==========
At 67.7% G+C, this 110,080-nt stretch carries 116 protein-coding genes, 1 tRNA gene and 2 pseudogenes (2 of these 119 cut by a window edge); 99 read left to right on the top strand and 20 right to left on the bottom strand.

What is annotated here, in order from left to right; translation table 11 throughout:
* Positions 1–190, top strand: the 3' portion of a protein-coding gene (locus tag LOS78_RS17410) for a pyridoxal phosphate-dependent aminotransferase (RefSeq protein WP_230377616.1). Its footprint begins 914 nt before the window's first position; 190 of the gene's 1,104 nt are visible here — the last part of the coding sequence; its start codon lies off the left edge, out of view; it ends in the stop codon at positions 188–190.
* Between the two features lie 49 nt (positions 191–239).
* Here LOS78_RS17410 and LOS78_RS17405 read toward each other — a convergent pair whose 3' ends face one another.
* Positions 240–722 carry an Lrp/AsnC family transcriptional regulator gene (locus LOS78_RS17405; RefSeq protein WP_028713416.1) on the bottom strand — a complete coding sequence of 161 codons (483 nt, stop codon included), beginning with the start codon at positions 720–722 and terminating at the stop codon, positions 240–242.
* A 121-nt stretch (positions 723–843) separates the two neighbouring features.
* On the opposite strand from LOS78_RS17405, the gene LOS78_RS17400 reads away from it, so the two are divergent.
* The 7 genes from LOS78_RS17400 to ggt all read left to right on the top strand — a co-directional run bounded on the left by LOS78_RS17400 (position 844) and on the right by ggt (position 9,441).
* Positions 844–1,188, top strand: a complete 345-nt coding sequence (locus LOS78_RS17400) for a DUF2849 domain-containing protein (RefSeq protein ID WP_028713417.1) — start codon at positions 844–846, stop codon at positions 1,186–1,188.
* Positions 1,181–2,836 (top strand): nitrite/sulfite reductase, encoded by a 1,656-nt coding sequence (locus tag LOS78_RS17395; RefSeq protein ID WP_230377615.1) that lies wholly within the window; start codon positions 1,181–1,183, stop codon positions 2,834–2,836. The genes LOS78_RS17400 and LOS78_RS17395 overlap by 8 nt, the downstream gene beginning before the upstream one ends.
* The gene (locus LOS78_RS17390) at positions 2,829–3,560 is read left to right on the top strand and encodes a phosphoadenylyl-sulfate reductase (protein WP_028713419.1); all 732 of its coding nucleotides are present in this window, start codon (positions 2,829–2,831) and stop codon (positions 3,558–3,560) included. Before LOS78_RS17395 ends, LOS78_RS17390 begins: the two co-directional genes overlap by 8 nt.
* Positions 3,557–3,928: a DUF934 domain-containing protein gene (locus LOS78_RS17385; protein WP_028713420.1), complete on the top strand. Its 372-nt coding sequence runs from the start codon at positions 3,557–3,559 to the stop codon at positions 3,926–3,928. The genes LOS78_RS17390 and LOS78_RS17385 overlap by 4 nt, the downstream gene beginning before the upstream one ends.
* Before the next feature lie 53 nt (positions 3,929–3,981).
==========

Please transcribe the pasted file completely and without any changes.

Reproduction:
At 67.7% G+C, this 110,080-nt stretch carries 116 protein-coding genes, 1 tRNA gene and 2 pseudogenes (2 of these 119 cut by a window edge); 99 read left to right on the top strand and 20 right to left on the bottom strand.

What is annotated here, in order from left to right; translation table 11 throughout:
* Positions 1–190, top strand: the 3' portion of a protein-coding gene (locus tag LOS78_RS17410) for a pyridoxal phosphate-dependent aminotransferase (RefSeq protein WP_230377616.1). Its footprint begins 914 nt before the window's first position; 190 of the gene's 1,104 nt are visible here — the last part of the coding sequence; its start codon lies off the left edge, out of view; it ends in the stop codon at positions 188–190.
* Between the two features lie 49 nt (positions 191–239).
* Here LOS78_RS17410 and LOS78_RS17405 read toward each other — a convergent pair whose 3' ends face one another.
* Positions 240–722 carry an Lrp/AsnC family transcriptional regulator gene (locus LOS78_RS17405; RefSeq protein WP_028713416.1) on the bottom strand — a complete coding sequence of 161 codons (483 nt, stop codon included), beginning with the start codon at positions 720–722 and terminating at the stop codon, positions 240–242.
* A 121-nt stretch (positions 723–843) separates the two neighbouring features.
* On the opposite strand from LOS78_RS17405, the gene LOS78_RS17400 reads away from it, so the two are divergent.
* The 7 genes from LOS78_RS17400 to ggt all read left to right on the top strand — a co-directional run bounded on the left by LOS78_RS17400 (position 844) and on the right by ggt (position 9,441).
* Positions 844–1,188, top strand: a complete 345-nt coding sequence (locus LOS78_RS17400) for a DUF2849 domain-containing protein (RefSeq protein ID WP_028713417.1) — start codon at positions 844–846, stop codon at positions 1,186–1,188.
* Positions 1,181–2,836 (top strand): nitrite/sulfite reductase, encoded by a 1,656-nt coding sequence (locus tag LOS78_RS17395; RefSeq protein ID WP_230377615.1) that lies wholly within the window; start codon positions 1,181–1,183, stop codon positions 2,834–2,836. The genes LOS78_RS17400 and LOS78_RS17395 overlap by 8 nt, the downstream gene beginning before the upstream one ends.
* The gene (locus LOS78_RS17390) at positions 2,829–3,560 is read left to right on the top strand and encodes a phosphoadenylyl-sulfate reductase (protein WP_028713419.1); all 732 of its coding nucleotides are present in this window, start codon (positions 2,829–2,831) and stop codon (positions 3,558–3,560) included. Before LOS78_RS17395 ends, LOS78_RS17390 begins: the two co-directional genes overlap by 8 nt.
* Positions 3,557–3,928: a DUF934 domain-containing protein gene (locus LOS78_RS17385; protein WP_028713420.1), complete on the top strand. Its 372-nt coding sequence runs from the start codon at positions 3,557–3,559 to the stop codon at positions 3,926–3,928. The genes LOS78_RS17390 and LOS78_RS17385 overlap by 4 nt, the downstream gene beginning before the upstream one ends.
* Before the next feature lie 53 nt (positions 3,929–3,981).